The contractor will be able to produce his build-up of the tender and the individual amounts allowed in it for the main Preliminaries items. These amounts will then be available for valuation purposes - and later, for the adjustment of Preliminaries, if necessary, in the final account - just as if there had been a bill of quantities. Even where there is a bill, the situation may still present difficulties. The contractor may have put amounts against all, some, one or none of the priceable items in the Preliminaries section, having included the balance of their value, if any, in other parts of the bill. The surveyor can only take account, of course, of those items which have been priced, even though they may represent only part of the total cost of the Preliminaries.

(B)(B) GENERAL PROCEDURE (b)(b) Inclusions in Valuation (i(i)) Preliminaries

It is not uncommon to deal with the total value of the Preliminaries as if the items were either all cost-related or all time-related. (UK’s way of practice. (Notes(Notes--JRamusJRamus--ChapterChapter1212--InterimValuation)InterimValuation)

In local practice, the Preliminaries items are usually broken down to Initial cost, Recurring cost and Completion Cost. (Examples(Examples ofof PrelimsPrelims -- tutorialtutorial 11A)A)

(B)(B) GENERAL PROCEDURE (b)(b) Inclusions in Valuation (ii)(ii) Main Contractor’s Work (as billed)

The value of the work carried out by the contractor's own workforce will be readily ascertainable from the measured work sections of the bills of quantities or, in the case of lump sum contracts without quantities, from the Contract Sum Analysis (CSA), if provided, or from a schedule drawn up on the basis of an analysis of the tender. The prices contained in the bills of quantities, being 'the Contract Bills', must be used, of course, in the valuation of the main contractor's work, regardless of whether the contractor under-priced or over-priced the work when compiling the tender (Sample(Sample TenderTender DocDoc -- RomanRoman CathalicCathalic BungalowBungalow -- CSA)CSA)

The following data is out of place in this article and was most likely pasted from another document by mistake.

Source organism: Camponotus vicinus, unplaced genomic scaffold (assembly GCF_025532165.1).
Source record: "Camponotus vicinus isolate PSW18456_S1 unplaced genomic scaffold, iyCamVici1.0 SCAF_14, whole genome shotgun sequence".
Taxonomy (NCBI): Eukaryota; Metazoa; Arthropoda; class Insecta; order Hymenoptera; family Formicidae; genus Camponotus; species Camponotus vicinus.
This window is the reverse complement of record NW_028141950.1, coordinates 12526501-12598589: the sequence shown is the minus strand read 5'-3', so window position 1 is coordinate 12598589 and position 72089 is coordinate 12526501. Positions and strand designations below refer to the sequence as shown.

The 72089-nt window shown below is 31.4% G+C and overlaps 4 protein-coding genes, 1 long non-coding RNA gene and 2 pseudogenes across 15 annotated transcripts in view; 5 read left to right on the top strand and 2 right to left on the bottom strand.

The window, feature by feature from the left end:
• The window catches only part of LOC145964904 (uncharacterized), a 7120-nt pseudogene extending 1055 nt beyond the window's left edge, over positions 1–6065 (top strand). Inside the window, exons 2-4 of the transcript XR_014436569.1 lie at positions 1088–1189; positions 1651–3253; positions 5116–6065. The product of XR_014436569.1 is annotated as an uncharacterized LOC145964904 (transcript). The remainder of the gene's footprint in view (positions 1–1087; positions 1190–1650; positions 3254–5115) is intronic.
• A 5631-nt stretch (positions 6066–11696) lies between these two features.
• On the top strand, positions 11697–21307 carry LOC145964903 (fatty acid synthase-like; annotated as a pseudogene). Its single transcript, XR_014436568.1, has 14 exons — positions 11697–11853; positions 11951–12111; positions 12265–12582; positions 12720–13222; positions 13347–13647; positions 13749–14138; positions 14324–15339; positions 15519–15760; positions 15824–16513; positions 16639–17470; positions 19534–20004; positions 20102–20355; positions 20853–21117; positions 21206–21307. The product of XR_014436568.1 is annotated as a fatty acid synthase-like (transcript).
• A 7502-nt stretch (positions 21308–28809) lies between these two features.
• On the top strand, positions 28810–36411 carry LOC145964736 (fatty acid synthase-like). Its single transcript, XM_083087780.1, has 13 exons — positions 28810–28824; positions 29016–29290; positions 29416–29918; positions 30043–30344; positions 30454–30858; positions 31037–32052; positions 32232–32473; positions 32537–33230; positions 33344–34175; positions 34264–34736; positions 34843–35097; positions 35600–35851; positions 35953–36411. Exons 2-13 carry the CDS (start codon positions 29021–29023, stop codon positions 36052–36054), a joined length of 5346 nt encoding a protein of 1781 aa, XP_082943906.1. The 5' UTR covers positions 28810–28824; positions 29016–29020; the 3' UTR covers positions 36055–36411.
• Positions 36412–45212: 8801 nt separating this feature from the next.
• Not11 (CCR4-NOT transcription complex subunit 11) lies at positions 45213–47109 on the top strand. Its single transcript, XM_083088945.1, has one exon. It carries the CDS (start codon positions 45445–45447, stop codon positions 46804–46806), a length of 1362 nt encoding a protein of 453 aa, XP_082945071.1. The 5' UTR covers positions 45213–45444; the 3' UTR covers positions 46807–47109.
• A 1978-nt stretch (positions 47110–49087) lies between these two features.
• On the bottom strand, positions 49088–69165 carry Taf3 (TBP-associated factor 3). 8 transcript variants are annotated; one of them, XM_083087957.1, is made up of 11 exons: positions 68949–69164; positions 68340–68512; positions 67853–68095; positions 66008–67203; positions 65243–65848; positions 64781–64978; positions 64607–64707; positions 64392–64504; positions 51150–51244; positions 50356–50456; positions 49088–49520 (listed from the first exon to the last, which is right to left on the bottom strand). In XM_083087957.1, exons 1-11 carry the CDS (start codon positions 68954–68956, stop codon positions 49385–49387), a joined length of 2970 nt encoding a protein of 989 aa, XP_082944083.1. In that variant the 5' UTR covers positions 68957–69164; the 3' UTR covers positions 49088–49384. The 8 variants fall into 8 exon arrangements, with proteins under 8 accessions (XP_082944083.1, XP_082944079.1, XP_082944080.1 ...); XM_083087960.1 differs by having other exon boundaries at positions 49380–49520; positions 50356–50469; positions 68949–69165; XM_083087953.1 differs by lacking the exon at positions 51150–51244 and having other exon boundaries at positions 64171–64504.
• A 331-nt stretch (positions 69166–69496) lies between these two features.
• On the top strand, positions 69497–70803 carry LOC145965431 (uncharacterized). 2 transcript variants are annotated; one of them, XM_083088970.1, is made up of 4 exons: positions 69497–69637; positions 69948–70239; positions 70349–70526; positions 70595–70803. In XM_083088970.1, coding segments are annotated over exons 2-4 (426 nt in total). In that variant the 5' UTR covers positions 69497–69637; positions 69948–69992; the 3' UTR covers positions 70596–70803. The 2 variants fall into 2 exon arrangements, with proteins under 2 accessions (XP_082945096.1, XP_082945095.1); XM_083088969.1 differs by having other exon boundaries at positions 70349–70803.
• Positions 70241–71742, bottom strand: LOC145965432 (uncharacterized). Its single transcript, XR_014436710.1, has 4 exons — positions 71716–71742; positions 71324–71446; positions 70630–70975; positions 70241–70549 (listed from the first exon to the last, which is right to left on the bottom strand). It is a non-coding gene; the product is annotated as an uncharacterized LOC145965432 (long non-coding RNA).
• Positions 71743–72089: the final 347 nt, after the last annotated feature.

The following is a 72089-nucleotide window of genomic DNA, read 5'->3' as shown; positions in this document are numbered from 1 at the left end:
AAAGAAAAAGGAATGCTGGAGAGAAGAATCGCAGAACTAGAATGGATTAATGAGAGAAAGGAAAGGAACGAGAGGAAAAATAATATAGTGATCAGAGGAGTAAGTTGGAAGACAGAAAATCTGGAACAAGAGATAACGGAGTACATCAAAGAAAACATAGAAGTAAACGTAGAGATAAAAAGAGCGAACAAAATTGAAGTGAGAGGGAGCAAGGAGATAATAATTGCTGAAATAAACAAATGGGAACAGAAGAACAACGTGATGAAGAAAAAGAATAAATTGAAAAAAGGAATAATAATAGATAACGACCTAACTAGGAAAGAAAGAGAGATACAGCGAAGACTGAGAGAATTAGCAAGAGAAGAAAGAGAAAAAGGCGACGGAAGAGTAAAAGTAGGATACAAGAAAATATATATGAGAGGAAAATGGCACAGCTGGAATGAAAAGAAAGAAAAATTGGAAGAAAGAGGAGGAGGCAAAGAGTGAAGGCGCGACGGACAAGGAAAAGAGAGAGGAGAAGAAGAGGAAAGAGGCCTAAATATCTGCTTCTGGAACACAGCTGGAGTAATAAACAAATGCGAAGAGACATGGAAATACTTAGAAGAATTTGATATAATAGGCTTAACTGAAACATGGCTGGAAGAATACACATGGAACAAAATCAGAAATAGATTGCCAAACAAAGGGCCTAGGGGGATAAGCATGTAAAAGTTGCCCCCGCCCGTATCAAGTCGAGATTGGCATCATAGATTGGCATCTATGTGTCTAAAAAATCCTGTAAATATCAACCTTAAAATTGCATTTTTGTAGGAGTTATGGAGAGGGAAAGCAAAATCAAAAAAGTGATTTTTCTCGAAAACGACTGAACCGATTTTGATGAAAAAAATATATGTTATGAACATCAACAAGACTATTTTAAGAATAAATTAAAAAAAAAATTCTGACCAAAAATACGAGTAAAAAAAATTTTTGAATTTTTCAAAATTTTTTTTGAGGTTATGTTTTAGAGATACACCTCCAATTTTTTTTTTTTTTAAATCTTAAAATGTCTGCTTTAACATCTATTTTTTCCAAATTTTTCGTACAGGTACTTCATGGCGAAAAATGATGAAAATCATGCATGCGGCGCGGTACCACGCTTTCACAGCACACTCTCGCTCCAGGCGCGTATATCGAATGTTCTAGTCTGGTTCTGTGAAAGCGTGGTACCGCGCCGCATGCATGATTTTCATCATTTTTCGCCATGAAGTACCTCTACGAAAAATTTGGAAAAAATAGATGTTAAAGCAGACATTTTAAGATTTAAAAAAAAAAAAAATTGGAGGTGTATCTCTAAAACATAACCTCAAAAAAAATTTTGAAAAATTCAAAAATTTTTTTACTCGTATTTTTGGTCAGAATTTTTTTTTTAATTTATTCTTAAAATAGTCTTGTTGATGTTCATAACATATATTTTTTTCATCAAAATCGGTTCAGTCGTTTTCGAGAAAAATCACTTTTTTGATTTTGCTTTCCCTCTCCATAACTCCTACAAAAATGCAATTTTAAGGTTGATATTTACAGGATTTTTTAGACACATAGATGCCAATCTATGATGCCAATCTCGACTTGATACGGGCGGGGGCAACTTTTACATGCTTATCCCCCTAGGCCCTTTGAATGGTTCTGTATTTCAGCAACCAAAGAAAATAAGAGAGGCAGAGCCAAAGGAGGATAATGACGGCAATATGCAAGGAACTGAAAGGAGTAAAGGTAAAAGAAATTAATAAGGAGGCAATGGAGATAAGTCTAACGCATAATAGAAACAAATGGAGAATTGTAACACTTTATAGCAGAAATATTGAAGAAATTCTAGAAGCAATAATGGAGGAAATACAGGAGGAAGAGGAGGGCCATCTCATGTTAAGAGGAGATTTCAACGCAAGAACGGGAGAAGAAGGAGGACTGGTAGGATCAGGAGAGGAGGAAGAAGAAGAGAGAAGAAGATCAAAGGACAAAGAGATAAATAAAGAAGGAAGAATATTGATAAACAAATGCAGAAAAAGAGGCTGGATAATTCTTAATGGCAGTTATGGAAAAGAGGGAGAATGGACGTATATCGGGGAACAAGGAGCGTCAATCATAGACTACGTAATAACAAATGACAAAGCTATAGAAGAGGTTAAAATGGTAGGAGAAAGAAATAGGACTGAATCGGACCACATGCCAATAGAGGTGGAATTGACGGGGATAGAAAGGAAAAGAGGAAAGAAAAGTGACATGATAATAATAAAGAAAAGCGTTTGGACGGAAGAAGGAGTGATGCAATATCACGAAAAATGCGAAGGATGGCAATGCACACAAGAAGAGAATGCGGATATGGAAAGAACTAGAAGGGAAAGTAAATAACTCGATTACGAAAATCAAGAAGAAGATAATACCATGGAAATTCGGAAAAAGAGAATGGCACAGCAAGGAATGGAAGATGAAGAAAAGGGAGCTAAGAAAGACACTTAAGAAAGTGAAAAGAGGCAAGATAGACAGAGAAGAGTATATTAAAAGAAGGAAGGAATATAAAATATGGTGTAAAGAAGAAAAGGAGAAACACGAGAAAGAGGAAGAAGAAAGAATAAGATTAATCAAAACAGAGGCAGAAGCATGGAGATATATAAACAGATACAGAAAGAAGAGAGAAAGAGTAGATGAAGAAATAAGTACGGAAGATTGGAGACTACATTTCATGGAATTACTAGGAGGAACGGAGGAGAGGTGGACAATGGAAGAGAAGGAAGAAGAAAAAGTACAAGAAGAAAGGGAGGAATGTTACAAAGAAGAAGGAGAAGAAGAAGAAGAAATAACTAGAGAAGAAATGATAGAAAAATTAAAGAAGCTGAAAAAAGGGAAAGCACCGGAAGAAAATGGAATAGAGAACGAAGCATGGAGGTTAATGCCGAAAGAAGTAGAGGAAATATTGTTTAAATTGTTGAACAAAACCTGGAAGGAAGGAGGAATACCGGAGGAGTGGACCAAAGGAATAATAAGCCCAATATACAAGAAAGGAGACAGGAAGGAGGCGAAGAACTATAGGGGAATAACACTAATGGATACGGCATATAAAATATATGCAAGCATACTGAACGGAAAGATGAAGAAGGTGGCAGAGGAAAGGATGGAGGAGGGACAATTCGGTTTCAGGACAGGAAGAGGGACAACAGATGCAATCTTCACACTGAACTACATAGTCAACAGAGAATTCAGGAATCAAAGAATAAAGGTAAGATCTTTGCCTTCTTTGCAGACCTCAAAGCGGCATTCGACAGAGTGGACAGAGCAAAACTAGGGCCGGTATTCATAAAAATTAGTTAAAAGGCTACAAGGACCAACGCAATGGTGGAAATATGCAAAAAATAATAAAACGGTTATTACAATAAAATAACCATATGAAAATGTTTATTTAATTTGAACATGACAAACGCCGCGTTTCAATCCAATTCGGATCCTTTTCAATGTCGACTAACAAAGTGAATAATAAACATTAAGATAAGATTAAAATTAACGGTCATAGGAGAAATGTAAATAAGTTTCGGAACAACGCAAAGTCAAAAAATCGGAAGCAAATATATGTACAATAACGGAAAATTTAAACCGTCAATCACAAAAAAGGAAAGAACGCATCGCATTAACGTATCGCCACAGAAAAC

(Sample(Sample -- progressprogress claimclaim Clm17Clm17))

(B)(B) GENERAL PROCEDURE (b)(b) Inclusions in Valuation (iii)(iii) Variations

Very few projects, if any, have no variations.

On some jobs they number in double or even treble figures.

They present a difficulty in the context of interim valuations for several reasons. (Notes(Notes--JRamusJRamus--ChapterChapter1212--InterimValuation)InterimValuation)

(PAM(PAM FormForm 20062006 ((wthwth Qty)-Qty)- PgPg1515--ClauseClause 1111 99))

(Sample(Sample -- progressprogress claimclaim Clm17Clm17))

(B)(B) GENERAL PROCEDURE (b)(b) Inclusions in Valuation (iv)(iv) Unfixed materials and goods (material on site)

Clause 30.2 of the PAM 2006 Form requires the inclusion in the amount of an interim certificate of materials and goods delivered to the site for incorporation in the Works. (PAM(PAM FormForm 20062006 ((wthwth Qty)-Qty)-PgPg3636--ClauseClause 3030 22))